Moving on, we walked further round and into the wood on the left but there wasn't a solid composition and so we tracked back closer to the car park (to the right of the frame above) looking for a composition that focused more on the mountains.
This first shot, I took quite wide and including more of the landscape to the right. It's probably not the best composition but I really like the lay of the light here.
Next up is a frame that's better composed to give a sense of scale to the mountain and also has some nice patches of light highlighting the three key subjects: the trees, the near hill and the far mountain, off to its left where it leads into a valley.
This is the photograph I've already shared here and on Twitter and feels like my first 'big landscape' photo for better or worse. Despite fighting it, the ridgeline in sunlight on the. right feels like it has too much glow to it and so I'll probably go back and try again on that area at some point in the future but overall I'm happy with it.
This next shot, however, is my current favourite.
Viewed nice and big, the extra foreground depth and those couple of rocks near in to the camera just add something, while the middle ground ridge being in shade acts as a nice backdrop for the trees and gives some good layering to the image.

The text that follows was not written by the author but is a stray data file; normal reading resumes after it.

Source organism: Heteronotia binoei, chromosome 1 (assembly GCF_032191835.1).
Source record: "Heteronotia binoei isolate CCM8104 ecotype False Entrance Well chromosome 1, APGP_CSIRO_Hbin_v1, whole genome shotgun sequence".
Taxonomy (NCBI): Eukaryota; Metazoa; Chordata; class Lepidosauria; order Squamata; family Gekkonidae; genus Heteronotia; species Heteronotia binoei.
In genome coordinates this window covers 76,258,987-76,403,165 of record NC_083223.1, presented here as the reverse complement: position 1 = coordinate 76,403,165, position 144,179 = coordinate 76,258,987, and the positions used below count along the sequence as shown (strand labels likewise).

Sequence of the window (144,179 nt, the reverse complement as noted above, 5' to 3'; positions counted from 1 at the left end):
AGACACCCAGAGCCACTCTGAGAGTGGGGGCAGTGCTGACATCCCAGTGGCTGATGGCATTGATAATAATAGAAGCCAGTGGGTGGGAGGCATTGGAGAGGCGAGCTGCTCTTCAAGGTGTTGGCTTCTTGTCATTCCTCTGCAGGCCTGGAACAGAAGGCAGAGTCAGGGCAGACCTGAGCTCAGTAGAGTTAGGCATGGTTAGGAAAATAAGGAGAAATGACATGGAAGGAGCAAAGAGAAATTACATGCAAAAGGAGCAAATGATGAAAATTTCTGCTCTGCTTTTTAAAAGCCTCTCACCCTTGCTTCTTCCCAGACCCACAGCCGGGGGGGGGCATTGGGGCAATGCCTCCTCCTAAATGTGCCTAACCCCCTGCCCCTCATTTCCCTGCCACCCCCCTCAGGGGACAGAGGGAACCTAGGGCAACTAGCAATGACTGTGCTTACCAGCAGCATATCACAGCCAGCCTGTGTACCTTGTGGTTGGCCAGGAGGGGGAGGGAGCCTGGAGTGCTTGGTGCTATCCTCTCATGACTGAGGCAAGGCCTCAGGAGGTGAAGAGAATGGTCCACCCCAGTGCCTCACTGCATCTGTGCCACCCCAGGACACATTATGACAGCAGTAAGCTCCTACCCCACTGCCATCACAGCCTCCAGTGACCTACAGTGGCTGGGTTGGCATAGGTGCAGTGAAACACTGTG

While I was taking lots of exposures from the same basic spot as the light changed, Nigel was having a bit of a wander and pointed out some small water-logged patches that could be a nice foreground element. They do act as a nice leading line into the image, pointing you over to the tarn which can then draw your eye up to the ridges behind.
There was just no more good light.
With a couple more locations still to go, we didn't have time to hang around and so we moved on, but I did get a reasonable image that I think works as a more muted piece compared to the dramatic images above.